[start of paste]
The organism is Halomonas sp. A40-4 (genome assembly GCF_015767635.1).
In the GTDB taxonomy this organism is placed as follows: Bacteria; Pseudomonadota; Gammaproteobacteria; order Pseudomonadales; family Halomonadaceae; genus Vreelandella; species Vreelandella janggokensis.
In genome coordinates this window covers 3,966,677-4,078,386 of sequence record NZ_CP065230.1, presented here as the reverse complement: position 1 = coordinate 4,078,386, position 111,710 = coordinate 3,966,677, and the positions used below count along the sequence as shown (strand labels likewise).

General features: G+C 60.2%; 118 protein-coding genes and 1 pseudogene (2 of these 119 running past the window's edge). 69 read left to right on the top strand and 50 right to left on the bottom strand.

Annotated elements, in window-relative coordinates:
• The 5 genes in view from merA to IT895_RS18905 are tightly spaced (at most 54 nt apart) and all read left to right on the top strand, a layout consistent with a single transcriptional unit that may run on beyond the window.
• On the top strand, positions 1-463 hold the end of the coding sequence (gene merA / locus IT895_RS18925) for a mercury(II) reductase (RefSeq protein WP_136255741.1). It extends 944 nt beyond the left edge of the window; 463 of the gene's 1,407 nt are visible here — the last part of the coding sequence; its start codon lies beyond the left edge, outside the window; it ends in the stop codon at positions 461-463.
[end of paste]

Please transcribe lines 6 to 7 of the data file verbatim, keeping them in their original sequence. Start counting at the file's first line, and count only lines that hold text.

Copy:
• The 5 genes in view from merA to IT895_RS18905 are tightly spaced (at most 54 nt apart) and all read left to right on the top strand, a layout consistent with a single transcriptional unit that may run on beyond the window.
• On the top strand, positions 1-463 hold the end of the coding sequence (gene merA / locus IT895_RS18925) for a mercury(II) reductase (RefSeq protein WP_136255741.1). It extends 944 nt beyond the left edge of the window; 463 of the gene's 1,407 nt are visible here — the last part of the coding sequence; its start codon lies beyond the left edge, outside the window; it ends in the stop codon at positions 461-463.